Keysight Technologies (formerly Agilent Technologies) develops world-leading equipment for solving tough measurement challenges. The company’s Infiniium 90000 Q-Series oscilloscope is the first to reach the 60 GHz barrier, enabling engineers to make measurements on a new generation of fiber optic transponders and systems that provide higher levels of data communication speeds than previously possible.

High-performance oscilloscopes are capable of measuring signals at very high frequencies and are primarily used in high-speed serial communications, radio frequency, radar, aerospace, and other high-speed physics applications.
To ensure the oscilloscope could set a new standard for measurement accuracy, Keysight needed to develop a new electrical calibration source. The major challenge was cooling the package for the calibration head. To address this challenge, the engineers tried a cross-flow heat exchanger approach and turned to ANSYS® CFX® computational fluid dynamics (CFD) software to model and simulate this new design configuration.

The engineering team determined that the standard fan and exchanger configuration was not compatible with the connector placement on the front of the instrument that the head is used to calibrate. The team considered the alternative of a cross-flow heat exchanger design in which the airflow is perpendicular to the face of the heat sink. Since the wrapped flow configuration was previously unproven, simulation is critical in optimizing the design. It would take six to eight weeks to build the physical prototype parts, so a failed initial prototype design would lead to budget and schedule overruns.

Using CFX within the ANSYS Workbench™ environment, the Keysight team evaluated several design variations to analyze the cross-flow configuration. The primary concern was that the flow rate of the blower would be reduced due to the pressure drop associated with redirecting the airflow over the heat sink. The engineers created a proposed design and used CFD to analyze the pressure drop at various flow rates, reasoning that the pressure drop could be reduced by increasing the heat exchanger channel area. Subsequently, the team built a heat transfer model using the airflow predicted by the first simulation as a mass flow input. The heat transfer simulation showed that the case temperature rise was well within the 15 °C design specification. After constructing a crossflow prototype based on the latest design configuration, physical measurements show that the heat sink rises in temperature by 9.5 °C. This perfectly matches the results predicted by the CFX simulation of the prototype, and provides validation that built confidence in the simulation methodology.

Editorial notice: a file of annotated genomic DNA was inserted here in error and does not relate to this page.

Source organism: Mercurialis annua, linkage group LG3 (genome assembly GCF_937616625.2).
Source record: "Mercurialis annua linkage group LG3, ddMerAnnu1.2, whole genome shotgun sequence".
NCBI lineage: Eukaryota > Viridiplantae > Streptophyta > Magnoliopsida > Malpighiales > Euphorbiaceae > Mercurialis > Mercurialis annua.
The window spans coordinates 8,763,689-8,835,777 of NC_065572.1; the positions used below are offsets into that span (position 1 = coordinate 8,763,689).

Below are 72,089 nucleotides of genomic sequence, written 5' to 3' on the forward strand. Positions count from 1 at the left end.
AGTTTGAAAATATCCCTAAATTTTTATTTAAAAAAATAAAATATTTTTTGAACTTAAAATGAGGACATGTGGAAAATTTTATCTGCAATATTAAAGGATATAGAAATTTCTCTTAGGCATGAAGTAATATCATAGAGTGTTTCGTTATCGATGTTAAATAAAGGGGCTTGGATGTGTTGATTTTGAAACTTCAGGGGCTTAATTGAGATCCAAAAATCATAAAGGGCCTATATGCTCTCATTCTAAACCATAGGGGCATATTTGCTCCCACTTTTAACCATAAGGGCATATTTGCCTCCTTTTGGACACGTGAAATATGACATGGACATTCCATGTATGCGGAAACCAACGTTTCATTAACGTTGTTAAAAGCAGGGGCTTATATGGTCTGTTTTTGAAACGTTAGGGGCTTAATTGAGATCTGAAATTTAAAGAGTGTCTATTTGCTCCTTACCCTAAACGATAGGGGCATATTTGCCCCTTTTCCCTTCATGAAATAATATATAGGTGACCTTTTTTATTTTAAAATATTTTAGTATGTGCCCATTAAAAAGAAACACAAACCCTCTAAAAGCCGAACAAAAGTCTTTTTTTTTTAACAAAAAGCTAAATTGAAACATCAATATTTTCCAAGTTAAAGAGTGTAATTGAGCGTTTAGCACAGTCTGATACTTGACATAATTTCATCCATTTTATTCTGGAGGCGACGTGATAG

Heat transfer results showing contours of temperature. Red shows lower temperature and blue higher temperature.
The simulation results helped Keysight engineers convince management that the cross-flow design would deliver the desired results. Keysight oscilloscope customers demand worldclass measurement accuracy to enable emerging technologies. In producing the 90000 Q family of oscilloscopes, the Keysight design team needed to develop a superior calibration source to ensure the 90000 Q could deliver the industry’s highest real-time bandwidth, lowest noise, and best jitter performance. In designing the N2806A calibration source, the Keysight R&D team utilized ANSYS CFX computational fluid dynamics software to simulate the environment and optimize the design. As a result, the team successfully produced a highly robust solution that exceeded the requirements for thermal stability, signal integrity, and usability. Success was achieved on the first prototype, and this helped Keysight become the first oscilloscope manufacturer to break the 60-GHz real-time bandwidth barrier and enable a new class of ultra-accurate, high-bandwidth measurements.

This article was written by Matt Richter, Expert R&D Engineer, and Brad Doerr, R&D Project Manager, at Keysight Technologies. For more information visit .

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This article first appeared in the September, 2014 issue of Software Tech Briefs Magazine.

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